What is the "Standard of Care" in a Medical Malpractice Case?

A health care professional's deviation from the "standard of care" can lead to a medical malpractice lawsuit.

A medical malpractice case can be based on a health care provider's act, or failure to act, but the question that must be answered is whether or not the provider's conduct amounted to medical negligence.

In personal injury law, negligence means the failure to exercise the proper amount of care under what lawyers call the "reasonable person" standard. To simplify, if a reasonable person would have taken a certain action, then not taking that action would be considered negligent. Alternatively, if a reasonable person would not have done a certain thing, then doing it would be considered negligent.

However, in medical malpractice cases, most courts define negligence as a health care professional’s failure to provide treatment that meets the applicable medical standard of care under the circumstances. In this article, we'll explain what that means.

What Does "Standard of Care" Mean?

The first thing to know is that "standard of care" is a legal term, not a medical term. That means it is primarily lawyers, not doctors, who use it. In general, the only times that most doctors talk or think about the standard of care is when they are testifying in court on medical malpractice cases, or when they are attending medical malpractice seminars.

Different states define it in slightly different ways, but the medical "standard of care" usually means the degree of care and skill of the average health care provider who practices in the provider’s specialty, taking into account the medical knowledge that is available in the field. So, the standard of care is typically based on the hypothetical practices of a reasonably competent health care professional in the same or similar communtiy. (See examples of medical malpractice to understand what sub-standard care looks like.)

'Customary Practices of the Average Provider' vs. the 'Reasonable Provider'

Remember that "reasonableness" is the standard for ordinary negligence, but doctors and other health care professionals are judged by the customary practices of similar care providers. These standards certainly sound the same, but the difference arises in the context of legal liability. Physicians and other professionals are often afraid that lay people, including patients and jurors, might interpret reasonable care as ideal care, or perfect care, and physicians cannot provide perfect care. Learn more about when it's medical malpractice and when it isn't.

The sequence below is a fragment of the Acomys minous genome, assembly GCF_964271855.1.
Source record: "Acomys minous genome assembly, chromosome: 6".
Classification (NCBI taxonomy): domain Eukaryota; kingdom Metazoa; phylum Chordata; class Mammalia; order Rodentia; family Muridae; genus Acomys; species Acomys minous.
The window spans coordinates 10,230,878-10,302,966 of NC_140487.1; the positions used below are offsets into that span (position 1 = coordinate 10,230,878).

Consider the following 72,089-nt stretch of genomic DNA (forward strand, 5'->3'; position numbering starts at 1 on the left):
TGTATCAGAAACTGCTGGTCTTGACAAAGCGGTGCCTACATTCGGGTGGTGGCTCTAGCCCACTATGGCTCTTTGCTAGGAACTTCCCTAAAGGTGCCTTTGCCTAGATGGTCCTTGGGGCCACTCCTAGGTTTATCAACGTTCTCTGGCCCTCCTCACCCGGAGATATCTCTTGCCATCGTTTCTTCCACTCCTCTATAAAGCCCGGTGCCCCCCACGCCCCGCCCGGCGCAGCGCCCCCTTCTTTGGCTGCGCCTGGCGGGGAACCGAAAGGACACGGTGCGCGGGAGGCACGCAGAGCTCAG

Health care professionals know that most medical procedures and treatments involve some risk and/or complications, and they don’t want patients thinking that all complications involve negligence. Certainly, some complications are the result of negligence, but many aren't out of the ordinary. So providers don’t want their patients (and the general public) thinking that anything other than a full, setback-free recovery must amount to medical malpractice.

One good example of complications in standard medical treatment is anesthesia. The administration of anesthesia always involves risk. There is nothing that even the best anesthesiologist in the world can do to reduce the risk of anesthesia to zero. Sometimes the anesthesiologist can do everything by the book, and the patient will still have a bad reaction to the anesthesia.

Another way to look at the difference is to compare the legal and medical viewpoints on standard of care. While health care professionals tend to believe that reasonable care includes the customary practices of the average provider, the typical legal viewpoint is that reasonable care and the customary practices of a provider in the same or similar community are separate standards of care, although with some overlap.

Does the 'Reasonableness' Standard Ever Apply in Medical Malpractice Cases?

Despite what physicians may want, some states have been moving toward the standard "reasonableness" definition in assessing liability in a medical malpractice lawsuit. Other states use what is called the "second school of thought" or the "respectable minority" definition, in which doctors and lawyers recognize that there may be more than one acceptable method of delivering care to a patient in a given situation. If you have specific questions about how your state defines the medical standard of care, or you just want to understand your options if you think you've been harmed by sub-standard care, it may be time to reach out to a medical malpractice attorney.

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